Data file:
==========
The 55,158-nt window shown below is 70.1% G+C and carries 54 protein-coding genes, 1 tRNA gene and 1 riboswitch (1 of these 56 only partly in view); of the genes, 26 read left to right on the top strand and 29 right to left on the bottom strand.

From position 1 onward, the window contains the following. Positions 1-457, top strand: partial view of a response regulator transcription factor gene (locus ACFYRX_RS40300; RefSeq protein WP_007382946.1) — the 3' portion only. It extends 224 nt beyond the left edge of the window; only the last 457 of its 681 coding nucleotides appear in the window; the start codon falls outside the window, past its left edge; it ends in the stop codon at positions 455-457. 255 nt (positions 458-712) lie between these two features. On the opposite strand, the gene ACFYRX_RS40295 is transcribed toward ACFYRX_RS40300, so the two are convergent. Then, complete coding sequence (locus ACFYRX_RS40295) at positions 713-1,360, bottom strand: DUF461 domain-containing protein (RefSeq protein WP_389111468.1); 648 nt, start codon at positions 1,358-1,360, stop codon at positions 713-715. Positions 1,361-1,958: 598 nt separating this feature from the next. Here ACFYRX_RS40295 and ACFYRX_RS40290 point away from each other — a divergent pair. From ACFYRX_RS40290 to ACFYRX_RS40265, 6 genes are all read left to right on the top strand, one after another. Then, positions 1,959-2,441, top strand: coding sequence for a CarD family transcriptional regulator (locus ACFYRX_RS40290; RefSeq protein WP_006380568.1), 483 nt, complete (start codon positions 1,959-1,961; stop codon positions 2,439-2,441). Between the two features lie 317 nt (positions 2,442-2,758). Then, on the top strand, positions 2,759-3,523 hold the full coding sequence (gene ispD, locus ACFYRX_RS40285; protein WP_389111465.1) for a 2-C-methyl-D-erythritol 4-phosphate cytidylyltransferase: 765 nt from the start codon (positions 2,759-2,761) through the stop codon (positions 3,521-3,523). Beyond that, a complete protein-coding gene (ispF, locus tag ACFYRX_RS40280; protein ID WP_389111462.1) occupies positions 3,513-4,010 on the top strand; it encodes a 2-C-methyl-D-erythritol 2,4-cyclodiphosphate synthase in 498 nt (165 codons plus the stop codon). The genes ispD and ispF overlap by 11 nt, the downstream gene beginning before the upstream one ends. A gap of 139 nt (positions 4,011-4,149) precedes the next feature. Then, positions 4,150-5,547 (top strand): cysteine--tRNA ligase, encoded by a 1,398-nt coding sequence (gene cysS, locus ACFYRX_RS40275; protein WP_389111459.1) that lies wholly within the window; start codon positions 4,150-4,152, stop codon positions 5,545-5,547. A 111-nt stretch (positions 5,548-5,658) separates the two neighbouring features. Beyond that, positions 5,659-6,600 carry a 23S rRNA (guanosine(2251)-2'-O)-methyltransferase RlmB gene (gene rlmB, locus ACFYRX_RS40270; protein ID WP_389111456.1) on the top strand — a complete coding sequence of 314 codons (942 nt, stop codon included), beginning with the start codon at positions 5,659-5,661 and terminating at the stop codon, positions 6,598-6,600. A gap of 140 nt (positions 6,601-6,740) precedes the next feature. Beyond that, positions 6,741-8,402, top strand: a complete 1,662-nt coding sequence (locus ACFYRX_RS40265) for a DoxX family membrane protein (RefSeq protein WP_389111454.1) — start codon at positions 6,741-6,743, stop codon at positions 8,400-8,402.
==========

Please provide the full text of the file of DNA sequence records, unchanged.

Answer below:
The 55,158-nt window shown below is 70.1% G+C and carries 54 protein-coding genes, 1 tRNA gene and 1 riboswitch (1 of these 56 only partly in view); of the genes, 26 read left to right on the top strand and 29 right to left on the bottom strand.

From position 1 onward, the window contains the following. Positions 1-457, top strand: partial view of a response regulator transcription factor gene (locus ACFYRX_RS40300; RefSeq protein WP_007382946.1) — the 3' portion only. It extends 224 nt beyond the left edge of the window; only the last 457 of its 681 coding nucleotides appear in the window; the start codon falls outside the window, past its left edge; it ends in the stop codon at positions 455-457. 255 nt (positions 458-712) lie between these two features. On the opposite strand, the gene ACFYRX_RS40295 is transcribed toward ACFYRX_RS40300, so the two are convergent. Then, complete coding sequence (locus ACFYRX_RS40295) at positions 713-1,360, bottom strand: DUF461 domain-containing protein (RefSeq protein WP_389111468.1); 648 nt, start codon at positions 1,358-1,360, stop codon at positions 713-715. Positions 1,361-1,958: 598 nt separating this feature from the next. Here ACFYRX_RS40295 and ACFYRX_RS40290 point away from each other — a divergent pair. From ACFYRX_RS40290 to ACFYRX_RS40265, 6 genes are all read left to right on the top strand, one after another. Then, positions 1,959-2,441, top strand: coding sequence for a CarD family transcriptional regulator (locus ACFYRX_RS40290; RefSeq protein WP_006380568.1), 483 nt, complete (start codon positions 1,959-1,961; stop codon positions 2,439-2,441). Between the two features lie 317 nt (positions 2,442-2,758). Then, on the top strand, positions 2,759-3,523 hold the full coding sequence (gene ispD, locus ACFYRX_RS40285; protein WP_389111465.1) for a 2-C-methyl-D-erythritol 4-phosphate cytidylyltransferase: 765 nt from the start codon (positions 2,759-2,761) through the stop codon (positions 3,521-3,523). Beyond that, a complete protein-coding gene (ispF, locus tag ACFYRX_RS40280; protein ID WP_389111462.1) occupies positions 3,513-4,010 on the top strand; it encodes a 2-C-methyl-D-erythritol 2,4-cyclodiphosphate synthase in 498 nt (165 codons plus the stop codon). The genes ispD and ispF overlap by 11 nt, the downstream gene beginning before the upstream one ends. A gap of 139 nt (positions 4,011-4,149) precedes the next feature. Then, positions 4,150-5,547 (top strand): cysteine--tRNA ligase, encoded by a 1,398-nt coding sequence (gene cysS, locus ACFYRX_RS40275; protein WP_389111459.1) that lies wholly within the window; start codon positions 4,150-4,152, stop codon positions 5,545-5,547. A 111-nt stretch (positions 5,548-5,658) separates the two neighbouring features. Beyond that, positions 5,659-6,600 carry a 23S rRNA (guanosine(2251)-2'-O)-methyltransferase RlmB gene (gene rlmB, locus ACFYRX_RS40270; protein ID WP_389111456.1) on the top strand — a complete coding sequence of 314 codons (942 nt, stop codon included), beginning with the start codon at positions 5,659-5,661 and terminating at the stop codon, positions 6,598-6,600. A gap of 140 nt (positions 6,601-6,740) precedes the next feature. Beyond that, positions 6,741-8,402, top strand: a complete 1,662-nt coding sequence (locus ACFYRX_RS40265) for a DoxX family membrane protein (RefSeq protein WP_389111454.1) — start codon at positions 6,741-6,743, stop codon at positions 8,400-8,402.